What is socialism?
By ERIC RUDER
IN A matter of months, the global financial crisis has dramatically reshaped the economic and political landscape around the world. The high priests of global capitalism have scrapped decades of neoliberal orthodoxy, replacing their denunciations of government spending as harmful interference in the free market with calls for trillions in bailout bills and stimulus packages. “The goal is to get the engine of capitalism going as productively as possible,” Nancy Koehn, a historian at the Harvard Business School, told the New York Times. “Ideology is a luxury good in times of crisis.”1
After decades of promoting the gospel of free markets globally and deregulation at home, the push for deregulation has been replaced—for all but the most ideologically blinkered—by the gospel of state intervention. In mid-February, former Federal Reserve chairman Alan Greenspan, a zealot of free markets, deregulation, and privatization over the past four decades, acknowledged that a nationalization of at least part of the banking sector might be necessary to address the insolvency of major American banks.2 This followed Greenspan’s admission in October that the crisis, in particular the catastrophic errors in judgment by U.S. banks that precipitated the crisis, revealed a “mistake” in free-market economic models. “[There is] a flaw in the model that I perceived is the critical functioning structure that defines how the world works,” said Greenspan.3 The massive injections of capital into the banking system as well as proposals for hundreds of billions of dollars in economic stimulus spending have returned Keynesianism to a place of prestige in the debate about how to manage capitalism.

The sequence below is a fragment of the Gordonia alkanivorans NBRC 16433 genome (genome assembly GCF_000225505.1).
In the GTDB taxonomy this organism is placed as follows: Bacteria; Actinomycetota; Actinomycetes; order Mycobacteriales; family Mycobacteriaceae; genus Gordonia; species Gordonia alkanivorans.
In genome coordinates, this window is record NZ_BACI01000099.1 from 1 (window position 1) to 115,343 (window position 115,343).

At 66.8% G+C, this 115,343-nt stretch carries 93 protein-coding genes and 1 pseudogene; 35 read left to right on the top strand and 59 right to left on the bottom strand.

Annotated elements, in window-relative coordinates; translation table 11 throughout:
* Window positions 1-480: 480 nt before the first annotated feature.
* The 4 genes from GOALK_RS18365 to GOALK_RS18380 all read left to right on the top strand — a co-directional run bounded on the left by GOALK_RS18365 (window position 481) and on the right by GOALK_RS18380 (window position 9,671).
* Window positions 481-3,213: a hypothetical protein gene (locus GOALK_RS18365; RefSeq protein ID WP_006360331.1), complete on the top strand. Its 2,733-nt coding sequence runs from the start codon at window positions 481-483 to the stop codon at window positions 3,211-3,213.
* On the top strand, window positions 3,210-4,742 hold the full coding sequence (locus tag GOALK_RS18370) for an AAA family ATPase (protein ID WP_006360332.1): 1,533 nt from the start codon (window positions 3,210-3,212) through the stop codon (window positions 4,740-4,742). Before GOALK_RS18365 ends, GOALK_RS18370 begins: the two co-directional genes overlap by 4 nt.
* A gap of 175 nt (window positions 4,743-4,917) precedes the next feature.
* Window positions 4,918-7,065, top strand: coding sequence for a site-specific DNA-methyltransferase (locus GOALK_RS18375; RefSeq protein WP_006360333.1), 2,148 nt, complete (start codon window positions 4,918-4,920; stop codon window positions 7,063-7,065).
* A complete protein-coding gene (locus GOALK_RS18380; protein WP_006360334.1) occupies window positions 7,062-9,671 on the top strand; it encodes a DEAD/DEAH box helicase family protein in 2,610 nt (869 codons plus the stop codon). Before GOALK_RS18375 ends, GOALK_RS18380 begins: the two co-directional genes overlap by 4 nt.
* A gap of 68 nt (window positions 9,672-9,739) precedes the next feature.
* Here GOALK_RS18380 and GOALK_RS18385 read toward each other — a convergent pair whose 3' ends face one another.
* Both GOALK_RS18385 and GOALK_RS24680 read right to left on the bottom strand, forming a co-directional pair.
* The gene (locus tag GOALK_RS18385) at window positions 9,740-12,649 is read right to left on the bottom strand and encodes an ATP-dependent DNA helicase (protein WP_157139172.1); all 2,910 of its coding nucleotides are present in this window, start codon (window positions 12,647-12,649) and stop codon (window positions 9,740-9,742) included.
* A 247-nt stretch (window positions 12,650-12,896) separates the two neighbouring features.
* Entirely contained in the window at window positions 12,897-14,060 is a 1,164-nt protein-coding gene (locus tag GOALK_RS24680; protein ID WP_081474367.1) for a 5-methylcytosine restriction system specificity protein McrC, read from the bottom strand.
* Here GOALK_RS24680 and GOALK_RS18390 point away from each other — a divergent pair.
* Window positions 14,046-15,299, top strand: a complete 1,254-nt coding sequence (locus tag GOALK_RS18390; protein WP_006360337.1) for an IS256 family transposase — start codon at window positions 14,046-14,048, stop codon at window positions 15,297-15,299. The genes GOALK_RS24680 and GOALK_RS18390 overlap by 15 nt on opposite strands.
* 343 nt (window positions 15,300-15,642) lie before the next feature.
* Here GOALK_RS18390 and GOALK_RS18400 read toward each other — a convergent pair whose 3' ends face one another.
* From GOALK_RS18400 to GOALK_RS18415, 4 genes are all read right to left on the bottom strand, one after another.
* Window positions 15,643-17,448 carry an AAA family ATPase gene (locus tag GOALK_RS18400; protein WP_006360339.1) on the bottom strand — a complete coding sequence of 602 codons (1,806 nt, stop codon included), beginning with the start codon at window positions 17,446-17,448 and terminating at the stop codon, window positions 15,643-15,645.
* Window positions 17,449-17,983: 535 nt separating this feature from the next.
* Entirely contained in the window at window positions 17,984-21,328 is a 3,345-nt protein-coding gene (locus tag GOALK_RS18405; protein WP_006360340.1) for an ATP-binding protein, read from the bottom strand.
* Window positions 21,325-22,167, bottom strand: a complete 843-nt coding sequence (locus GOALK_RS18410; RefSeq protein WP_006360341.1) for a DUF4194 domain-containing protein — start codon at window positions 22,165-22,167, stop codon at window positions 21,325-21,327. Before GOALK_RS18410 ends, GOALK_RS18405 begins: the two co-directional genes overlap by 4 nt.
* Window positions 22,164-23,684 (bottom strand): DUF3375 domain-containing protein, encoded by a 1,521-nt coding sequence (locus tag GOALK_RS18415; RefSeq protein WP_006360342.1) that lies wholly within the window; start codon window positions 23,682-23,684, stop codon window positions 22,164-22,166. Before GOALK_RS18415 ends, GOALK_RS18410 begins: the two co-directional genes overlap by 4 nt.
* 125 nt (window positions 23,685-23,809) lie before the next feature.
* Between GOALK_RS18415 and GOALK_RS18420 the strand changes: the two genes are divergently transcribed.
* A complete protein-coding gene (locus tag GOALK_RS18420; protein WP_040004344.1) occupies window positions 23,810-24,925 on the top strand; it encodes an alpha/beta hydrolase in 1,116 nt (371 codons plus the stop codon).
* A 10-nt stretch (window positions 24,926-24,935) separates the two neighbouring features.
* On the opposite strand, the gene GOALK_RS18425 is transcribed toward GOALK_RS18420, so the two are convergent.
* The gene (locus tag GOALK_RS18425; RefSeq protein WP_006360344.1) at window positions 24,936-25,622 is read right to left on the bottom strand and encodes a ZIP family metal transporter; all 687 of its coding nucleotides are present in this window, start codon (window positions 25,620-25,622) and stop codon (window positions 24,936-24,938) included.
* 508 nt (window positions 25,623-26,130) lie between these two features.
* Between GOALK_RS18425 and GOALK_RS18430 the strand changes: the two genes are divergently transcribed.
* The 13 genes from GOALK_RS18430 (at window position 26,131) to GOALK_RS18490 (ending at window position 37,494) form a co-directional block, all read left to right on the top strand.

To illustrate the extent of the political transformation, it’s worth recalling that the response of many Republicans to the Bush administration’s rescue plan was to proclaim the imminent demise of American capitalism. “This massive bail-out is not the solution, it is financial socialism, it is un-American,” said Sen. Jim Bunning (R-KY) of the initial $700 billion plan to reassure holders of mortgage-backed debt and to get the credit markets working again. On another occasion, Bunning denounced then-Treasury Secretary Henry Paulson for acting like China’s finance minister. “No company fails in communist China, because they’re all partly owned by the government,” he said. “I sincerely believe that Henry Paulson and Ben Bernanke should resign. They have taken the free market out of the free market.”4
Perhaps even more compelling is the overnight conversion of Representative Thaddeus McCotter (R-MI) from free-marketeer to bailout booster. On September 29, McCotter compared the $700 billion bailout to the “horrors” of the Russian Revolution. “During the 1917 Bolshevik revolution, the slogan was ‘Peace, land, and bread,’” said McCotter. “Today you are being asked to choose between bread and freedom. I suggest that the people on Main Street have said they prefer their freedom, and I am with them.”5 But just a few weeks later on November 20, McCotter, whose district borders Detroit, showed up at a Capitol Hill hearing with auto executives to speak in favor of the bailout for Detroit’s Big Three auto manufacturers.6 It looks as if McCotter decided he’d prefer bread to freedom after all.
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